Tech Mahindra firing: CHRO’s call for ‘Downsizing with Dignity’Downsizing is inevitable, but it has to be done with dignity else unions will play their role. CHROs spoke to HRKatha on several lessons from the entire episode.
Last week, one HR executive at Tech Mahindra callously ordered an employee to resign the very next morning before 10 a.m. or else be prepared to receive a termination letter! An audio clip of the conversation went viral. While this saw the top bosses of the company publicly apologising for the act, it raised many concerns— not just about the fate of various other employees in the industry, but also in general about the way layoffs are handled.
While it was at first easy for the organisation or the HR executive to blatantly tell the employee to leave, it may not be as easy to regain the lost trust and reputation. While it was smart on the part of the employee to have recorded the conversation, his career certainly is at stake now. Will Tech Mahindra’s apology change things for good or is it just a soul-saver following the damage that has already been done to the company repute? Are organisations sensitive enough to be able to tackle layoffs in the softest possible manner? Is HR empowered or thoughtful enough to stand up for the employees, when management takes tough decisions?
In 1997-98, the then HR head at HP stood by the employees when the company decided to shut down one of its manufacturing facilities in Bangalore. Instead of simply telling people about the decision to shut down, this HR head took the initiative to visit several other companies himself, seeking suitable opportunities for people.
Rajesh Padmanabhan, director & group CHRO, Welspun, says, “Business realities will never cease to exist. Hence, it is extremely important that such situations are handled in a balanced way. The approach needs to be fair, wherein HR executives or organisations listen to what the employees have to say.”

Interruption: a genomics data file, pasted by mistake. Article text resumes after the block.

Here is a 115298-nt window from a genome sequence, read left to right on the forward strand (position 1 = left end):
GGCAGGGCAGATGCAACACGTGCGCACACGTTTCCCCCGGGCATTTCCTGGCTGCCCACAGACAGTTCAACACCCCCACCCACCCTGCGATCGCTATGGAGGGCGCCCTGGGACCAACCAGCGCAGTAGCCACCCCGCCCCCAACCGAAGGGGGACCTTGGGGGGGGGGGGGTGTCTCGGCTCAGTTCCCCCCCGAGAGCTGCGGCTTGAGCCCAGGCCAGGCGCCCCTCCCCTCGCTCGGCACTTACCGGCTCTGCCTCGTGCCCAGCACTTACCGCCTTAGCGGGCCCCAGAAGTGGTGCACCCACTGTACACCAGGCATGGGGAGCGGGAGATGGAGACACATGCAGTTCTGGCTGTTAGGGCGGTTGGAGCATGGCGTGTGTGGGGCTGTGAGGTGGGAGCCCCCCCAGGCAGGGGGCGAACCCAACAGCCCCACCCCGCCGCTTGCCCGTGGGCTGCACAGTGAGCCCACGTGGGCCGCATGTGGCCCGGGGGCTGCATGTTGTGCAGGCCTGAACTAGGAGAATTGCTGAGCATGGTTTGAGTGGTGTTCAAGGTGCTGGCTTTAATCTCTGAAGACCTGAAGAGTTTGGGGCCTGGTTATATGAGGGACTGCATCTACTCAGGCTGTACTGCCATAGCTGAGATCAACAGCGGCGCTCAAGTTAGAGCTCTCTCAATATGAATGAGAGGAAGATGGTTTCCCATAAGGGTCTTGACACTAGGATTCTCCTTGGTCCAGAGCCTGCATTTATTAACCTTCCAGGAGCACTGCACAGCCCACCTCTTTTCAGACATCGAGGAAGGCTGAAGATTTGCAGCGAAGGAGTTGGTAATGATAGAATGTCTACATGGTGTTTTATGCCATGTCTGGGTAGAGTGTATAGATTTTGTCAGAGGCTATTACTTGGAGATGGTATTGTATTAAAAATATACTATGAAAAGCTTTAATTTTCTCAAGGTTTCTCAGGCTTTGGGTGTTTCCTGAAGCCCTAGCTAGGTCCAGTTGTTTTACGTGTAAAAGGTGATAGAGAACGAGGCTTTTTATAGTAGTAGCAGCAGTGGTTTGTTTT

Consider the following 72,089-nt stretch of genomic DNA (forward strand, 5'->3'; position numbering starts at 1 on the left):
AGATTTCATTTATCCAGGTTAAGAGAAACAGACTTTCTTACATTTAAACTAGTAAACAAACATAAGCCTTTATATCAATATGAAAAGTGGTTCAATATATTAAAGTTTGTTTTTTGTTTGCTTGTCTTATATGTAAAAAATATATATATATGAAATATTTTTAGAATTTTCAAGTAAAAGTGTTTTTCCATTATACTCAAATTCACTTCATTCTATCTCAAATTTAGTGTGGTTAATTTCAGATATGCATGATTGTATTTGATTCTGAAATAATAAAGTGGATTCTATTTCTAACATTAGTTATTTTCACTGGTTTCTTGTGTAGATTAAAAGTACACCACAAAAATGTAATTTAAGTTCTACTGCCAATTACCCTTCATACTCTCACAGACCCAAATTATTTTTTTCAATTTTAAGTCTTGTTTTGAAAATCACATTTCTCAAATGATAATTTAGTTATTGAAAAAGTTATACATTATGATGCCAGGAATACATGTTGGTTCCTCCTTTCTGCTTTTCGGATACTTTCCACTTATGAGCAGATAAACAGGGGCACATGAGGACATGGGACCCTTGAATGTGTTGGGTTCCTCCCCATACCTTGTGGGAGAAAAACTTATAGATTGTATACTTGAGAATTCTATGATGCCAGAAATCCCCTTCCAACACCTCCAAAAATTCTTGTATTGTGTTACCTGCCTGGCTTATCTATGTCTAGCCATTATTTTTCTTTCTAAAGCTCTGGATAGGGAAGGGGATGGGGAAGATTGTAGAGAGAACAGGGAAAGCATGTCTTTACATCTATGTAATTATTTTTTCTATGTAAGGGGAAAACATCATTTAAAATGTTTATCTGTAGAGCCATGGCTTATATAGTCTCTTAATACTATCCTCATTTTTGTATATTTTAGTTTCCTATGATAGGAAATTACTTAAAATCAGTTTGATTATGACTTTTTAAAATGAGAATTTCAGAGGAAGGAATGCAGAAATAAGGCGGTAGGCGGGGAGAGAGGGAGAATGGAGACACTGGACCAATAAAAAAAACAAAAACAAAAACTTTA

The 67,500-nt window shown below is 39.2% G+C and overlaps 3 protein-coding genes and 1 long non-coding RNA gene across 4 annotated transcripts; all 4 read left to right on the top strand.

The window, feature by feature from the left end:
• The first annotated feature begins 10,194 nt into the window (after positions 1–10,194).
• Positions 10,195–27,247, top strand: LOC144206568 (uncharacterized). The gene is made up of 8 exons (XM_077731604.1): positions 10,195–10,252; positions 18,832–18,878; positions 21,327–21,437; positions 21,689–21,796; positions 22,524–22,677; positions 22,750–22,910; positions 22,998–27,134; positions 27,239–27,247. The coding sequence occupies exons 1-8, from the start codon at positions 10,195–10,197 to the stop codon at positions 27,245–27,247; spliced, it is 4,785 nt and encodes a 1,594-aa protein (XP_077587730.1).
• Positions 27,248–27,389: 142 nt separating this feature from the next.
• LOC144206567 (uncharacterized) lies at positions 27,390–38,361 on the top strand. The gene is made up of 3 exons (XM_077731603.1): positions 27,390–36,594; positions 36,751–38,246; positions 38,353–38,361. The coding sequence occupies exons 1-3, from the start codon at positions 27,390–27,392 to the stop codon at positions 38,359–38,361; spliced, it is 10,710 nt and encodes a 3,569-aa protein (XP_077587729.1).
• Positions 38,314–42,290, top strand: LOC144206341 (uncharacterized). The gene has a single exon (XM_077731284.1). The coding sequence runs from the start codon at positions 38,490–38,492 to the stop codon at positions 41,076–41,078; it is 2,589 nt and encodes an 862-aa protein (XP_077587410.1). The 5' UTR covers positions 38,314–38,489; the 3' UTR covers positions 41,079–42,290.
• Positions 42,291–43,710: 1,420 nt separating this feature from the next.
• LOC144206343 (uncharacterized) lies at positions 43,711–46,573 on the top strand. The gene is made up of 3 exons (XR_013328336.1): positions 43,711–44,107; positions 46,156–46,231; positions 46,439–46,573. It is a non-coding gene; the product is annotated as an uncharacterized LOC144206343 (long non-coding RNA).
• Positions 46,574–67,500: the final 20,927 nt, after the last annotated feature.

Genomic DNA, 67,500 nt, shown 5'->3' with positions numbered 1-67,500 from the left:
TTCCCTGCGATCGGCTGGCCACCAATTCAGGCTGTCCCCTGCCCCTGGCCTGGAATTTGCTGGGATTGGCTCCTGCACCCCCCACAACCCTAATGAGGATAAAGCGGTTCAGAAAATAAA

Furthermore, he believes that empathy is the key to establishing harmony and ensuring that sentiments are not hurt in the process. Padmanabhan is of the opinion that, “Such conversations cannot just take place between the HR executive and the employee.” He believes it should be a tripartite discussion, also involving the manager.
Firing an employee is not just about letting the person know of the management’s decision. It involves dealing with a person whom you’re just about to put in a difficult situation – so it is the responsibility of HR to deal with it carefully and humanely. Emmanuel David, director, Tata Management Training Centre (TMTC), Tata Group HR says, “Downsize with dignity.”
In line with the same, Chandrashekhar Mukherjee, group chief people officer, Srei says, “It is important to maintain the dignity of the employee concerned and of the organisation. Organisations need to be empathetic and provide some time and space to the employee to be able to absorb the decision.”
Clear, transparent and supportive communication is a critical element in ensuring that minimum damage is done in such cases. More so, in the digital age, where face to face connect has become a rare event, it is important for HR to recognise the need for a human connect.
“Such conversations cannot just take place between the HR executive and the employee. It should be a tripartite discussion, also involving the manager.”
David is of the view that firing should not be viewed as an operational task, but a critical responsibility that involves a human and his livelihood. “When an organisation hires, they hire an individual but when an organisation fires, they fire an entire family,” he says.
Having said that, there is actually a lot that organisations can do to ensure that minimum damage is done in the process of cutting jobs. They can support the affected employees in outplacement or offer them extended notice durations or other monetary or non-monetary support.